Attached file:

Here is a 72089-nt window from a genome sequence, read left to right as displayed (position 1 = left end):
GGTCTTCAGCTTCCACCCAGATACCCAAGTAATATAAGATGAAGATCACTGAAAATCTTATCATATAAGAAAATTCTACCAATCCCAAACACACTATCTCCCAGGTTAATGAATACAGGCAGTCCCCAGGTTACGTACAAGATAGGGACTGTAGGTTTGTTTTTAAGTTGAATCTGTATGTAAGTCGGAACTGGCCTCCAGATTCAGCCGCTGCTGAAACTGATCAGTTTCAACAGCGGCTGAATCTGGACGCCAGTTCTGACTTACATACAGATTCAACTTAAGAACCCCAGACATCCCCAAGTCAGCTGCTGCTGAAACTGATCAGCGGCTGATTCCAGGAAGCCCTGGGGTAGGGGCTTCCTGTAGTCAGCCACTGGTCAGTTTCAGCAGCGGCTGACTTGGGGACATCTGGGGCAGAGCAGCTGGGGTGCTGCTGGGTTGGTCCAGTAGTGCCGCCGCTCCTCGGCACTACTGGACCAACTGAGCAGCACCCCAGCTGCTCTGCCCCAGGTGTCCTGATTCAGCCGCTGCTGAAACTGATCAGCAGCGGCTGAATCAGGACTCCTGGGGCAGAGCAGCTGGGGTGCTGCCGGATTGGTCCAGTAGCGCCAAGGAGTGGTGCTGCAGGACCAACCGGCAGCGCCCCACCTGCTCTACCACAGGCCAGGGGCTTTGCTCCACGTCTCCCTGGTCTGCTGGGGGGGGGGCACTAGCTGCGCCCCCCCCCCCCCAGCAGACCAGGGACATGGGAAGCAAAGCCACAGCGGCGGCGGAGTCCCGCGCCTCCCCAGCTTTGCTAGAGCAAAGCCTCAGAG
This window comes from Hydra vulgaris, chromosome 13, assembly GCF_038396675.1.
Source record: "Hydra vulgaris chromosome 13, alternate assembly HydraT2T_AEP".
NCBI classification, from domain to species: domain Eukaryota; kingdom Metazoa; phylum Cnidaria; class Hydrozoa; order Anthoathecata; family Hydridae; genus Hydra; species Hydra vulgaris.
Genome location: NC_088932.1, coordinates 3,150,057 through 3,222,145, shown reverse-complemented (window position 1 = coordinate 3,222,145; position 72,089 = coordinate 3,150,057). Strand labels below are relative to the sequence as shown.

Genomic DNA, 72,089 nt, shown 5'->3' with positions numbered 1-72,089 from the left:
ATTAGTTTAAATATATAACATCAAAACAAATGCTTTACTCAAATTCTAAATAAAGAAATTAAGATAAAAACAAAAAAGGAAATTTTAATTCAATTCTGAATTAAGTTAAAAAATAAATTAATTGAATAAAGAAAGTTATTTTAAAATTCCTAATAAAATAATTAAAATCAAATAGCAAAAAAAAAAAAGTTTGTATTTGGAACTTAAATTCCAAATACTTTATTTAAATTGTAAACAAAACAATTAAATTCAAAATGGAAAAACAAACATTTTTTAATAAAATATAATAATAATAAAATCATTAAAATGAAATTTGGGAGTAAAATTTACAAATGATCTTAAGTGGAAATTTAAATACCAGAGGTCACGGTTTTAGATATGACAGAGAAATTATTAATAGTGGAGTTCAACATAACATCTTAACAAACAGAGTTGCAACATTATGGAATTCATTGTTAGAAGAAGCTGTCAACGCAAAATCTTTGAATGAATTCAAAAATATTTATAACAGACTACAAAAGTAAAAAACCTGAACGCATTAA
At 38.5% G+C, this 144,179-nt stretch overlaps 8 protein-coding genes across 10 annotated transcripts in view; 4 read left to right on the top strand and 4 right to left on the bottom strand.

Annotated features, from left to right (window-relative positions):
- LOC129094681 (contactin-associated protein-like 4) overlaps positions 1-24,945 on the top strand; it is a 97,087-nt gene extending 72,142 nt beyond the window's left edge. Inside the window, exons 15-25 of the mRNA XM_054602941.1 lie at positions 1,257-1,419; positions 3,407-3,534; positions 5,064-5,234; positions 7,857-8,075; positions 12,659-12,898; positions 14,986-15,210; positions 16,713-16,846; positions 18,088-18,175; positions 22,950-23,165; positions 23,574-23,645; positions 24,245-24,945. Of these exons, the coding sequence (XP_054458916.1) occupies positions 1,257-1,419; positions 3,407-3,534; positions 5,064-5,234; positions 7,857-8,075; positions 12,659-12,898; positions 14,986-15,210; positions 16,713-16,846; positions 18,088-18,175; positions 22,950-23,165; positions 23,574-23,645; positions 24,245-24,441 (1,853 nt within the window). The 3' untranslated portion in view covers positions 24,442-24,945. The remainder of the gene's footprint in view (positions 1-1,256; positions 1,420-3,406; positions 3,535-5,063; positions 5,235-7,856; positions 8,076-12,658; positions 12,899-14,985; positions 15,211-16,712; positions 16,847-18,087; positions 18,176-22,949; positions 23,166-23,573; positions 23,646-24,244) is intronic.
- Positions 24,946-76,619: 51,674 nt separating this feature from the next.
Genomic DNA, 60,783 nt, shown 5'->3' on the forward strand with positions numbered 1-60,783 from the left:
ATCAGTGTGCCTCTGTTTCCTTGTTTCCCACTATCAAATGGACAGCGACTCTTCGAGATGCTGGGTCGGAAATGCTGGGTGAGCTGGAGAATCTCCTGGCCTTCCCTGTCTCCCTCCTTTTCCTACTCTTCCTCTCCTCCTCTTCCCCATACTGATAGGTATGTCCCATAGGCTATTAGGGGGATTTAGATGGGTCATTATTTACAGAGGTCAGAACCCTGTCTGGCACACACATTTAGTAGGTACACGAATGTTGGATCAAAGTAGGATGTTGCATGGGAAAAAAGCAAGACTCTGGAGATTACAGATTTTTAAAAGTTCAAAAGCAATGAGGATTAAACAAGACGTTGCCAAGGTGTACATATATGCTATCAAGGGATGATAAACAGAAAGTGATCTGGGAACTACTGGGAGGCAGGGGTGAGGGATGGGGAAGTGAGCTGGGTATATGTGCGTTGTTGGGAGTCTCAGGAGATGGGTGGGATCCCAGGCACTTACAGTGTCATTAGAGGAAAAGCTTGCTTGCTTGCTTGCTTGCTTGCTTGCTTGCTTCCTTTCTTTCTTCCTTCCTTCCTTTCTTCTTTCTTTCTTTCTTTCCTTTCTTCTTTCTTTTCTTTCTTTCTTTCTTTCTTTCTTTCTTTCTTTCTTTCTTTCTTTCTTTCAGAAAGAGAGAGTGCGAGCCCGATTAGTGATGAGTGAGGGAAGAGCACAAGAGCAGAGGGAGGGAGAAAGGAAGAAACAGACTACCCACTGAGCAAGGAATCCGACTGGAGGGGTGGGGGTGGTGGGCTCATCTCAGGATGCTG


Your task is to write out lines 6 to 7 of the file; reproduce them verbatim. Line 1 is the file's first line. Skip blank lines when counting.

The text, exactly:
Genome location: NC_088932.1, coordinates 3,150,057 through 3,222,145, shown reverse-complemented (window position 1 = coordinate 3,222,145; position 72,089 = coordinate 3,150,057). Strand labels below are relative to the sequence as shown.

Genomic DNA, 72,089 nt, shown 5'->3' with positions numbered 1-72,089 from the left: